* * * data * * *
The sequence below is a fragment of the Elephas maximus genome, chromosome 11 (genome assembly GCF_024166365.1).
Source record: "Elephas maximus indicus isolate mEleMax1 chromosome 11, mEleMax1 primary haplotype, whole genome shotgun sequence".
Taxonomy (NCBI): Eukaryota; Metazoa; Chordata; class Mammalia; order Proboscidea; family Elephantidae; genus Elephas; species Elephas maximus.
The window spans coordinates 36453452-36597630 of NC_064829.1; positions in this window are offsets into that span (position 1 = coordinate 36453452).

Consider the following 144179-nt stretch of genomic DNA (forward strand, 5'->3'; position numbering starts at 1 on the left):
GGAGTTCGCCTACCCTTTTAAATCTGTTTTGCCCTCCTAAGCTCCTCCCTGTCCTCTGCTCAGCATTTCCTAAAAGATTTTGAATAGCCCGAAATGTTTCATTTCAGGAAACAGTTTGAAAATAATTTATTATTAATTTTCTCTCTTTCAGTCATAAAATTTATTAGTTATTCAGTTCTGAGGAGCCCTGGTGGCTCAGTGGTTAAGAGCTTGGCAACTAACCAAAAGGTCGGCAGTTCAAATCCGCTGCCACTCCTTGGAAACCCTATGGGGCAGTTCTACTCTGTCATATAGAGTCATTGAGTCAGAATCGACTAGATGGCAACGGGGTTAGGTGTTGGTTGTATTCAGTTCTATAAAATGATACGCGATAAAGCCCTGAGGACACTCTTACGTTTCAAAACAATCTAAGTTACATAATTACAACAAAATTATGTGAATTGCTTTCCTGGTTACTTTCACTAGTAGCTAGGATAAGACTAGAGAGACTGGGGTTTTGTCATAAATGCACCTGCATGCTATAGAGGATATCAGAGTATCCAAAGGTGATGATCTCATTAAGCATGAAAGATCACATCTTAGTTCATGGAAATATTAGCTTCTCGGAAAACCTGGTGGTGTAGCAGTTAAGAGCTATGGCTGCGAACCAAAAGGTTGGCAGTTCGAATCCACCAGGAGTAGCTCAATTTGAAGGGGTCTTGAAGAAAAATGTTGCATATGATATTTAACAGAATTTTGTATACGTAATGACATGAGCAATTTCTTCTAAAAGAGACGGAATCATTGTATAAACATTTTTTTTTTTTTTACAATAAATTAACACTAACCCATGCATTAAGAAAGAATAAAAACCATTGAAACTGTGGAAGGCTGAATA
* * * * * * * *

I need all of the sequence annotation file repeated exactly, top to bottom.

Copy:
The sequence below is a fragment of the Elephas maximus genome, chromosome 11 (genome assembly GCF_024166365.1).
Source record: "Elephas maximus indicus isolate mEleMax1 chromosome 11, mEleMax1 primary haplotype, whole genome shotgun sequence".
Taxonomy (NCBI): Eukaryota; Metazoa; Chordata; class Mammalia; order Proboscidea; family Elephantidae; genus Elephas; species Elephas maximus.
The window spans coordinates 36453452-36597630 of NC_064829.1; positions in this window are offsets into that span (position 1 = coordinate 36453452).

Consider the following 144179-nt stretch of genomic DNA (forward strand, 5'->3'; position numbering starts at 1 on the left):
GGAGTTCGCCTACCCTTTTAAATCTGTTTTGCCCTCCTAAGCTCCTCCCTGTCCTCTGCTCAGCATTTCCTAAAAGATTTTGAATAGCCCGAAATGTTTCATTTCAGGAAACAGTTTGAAAATAATTTATTATTAATTTTCTCTCTTTCAGTCATAAAATTTATTAGTTATTCAGTTCTGAGGAGCCCTGGTGGCTCAGTGGTTAAGAGCTTGGCAACTAACCAAAAGGTCGGCAGTTCAAATCCGCTGCCACTCCTTGGAAACCCTATGGGGCAGTTCTACTCTGTCATATAGAGTCATTGAGTCAGAATCGACTAGATGGCAACGGGGTTAGGTGTTGGTTGTATTCAGTTCTATAAAATGATACGCGATAAAGCCCTGAGGACACTCTTACGTTTCAAAACAATCTAAGTTACATAATTACAACAAAATTATGTGAATTGCTTTCCTGGTTACTTTCACTAGTAGCTAGGATAAGACTAGAGAGACTGGGGTTTTGTCATAAATGCACCTGCATGCTATAGAGGATATCAGAGTATCCAAAGGTGATGATCTCATTAAGCATGAAAGATCACATCTTAGTTCATGGAAATATTAGCTTCTCGGAAAACCTGGTGGTGTAGCAGTTAAGAGCTATGGCTGCGAACCAAAAGGTTGGCAGTTCGAATCCACCAGGAGTAGCTCAATTTGAAGGGGTCTTGAAGAAAAATGTTGCATATGATATTTAACAGAATTTTGTATACGTAATGACATGAGCAATTTCTTCTAAAAGAGACGGAATCATTGTATAAACATTTTTTTTTTTTTTACAATAAATTAACACTAACCCATGCATTAAGAAAGAATAAAAACCATTGAAACTGTGGAAGGCTGAATA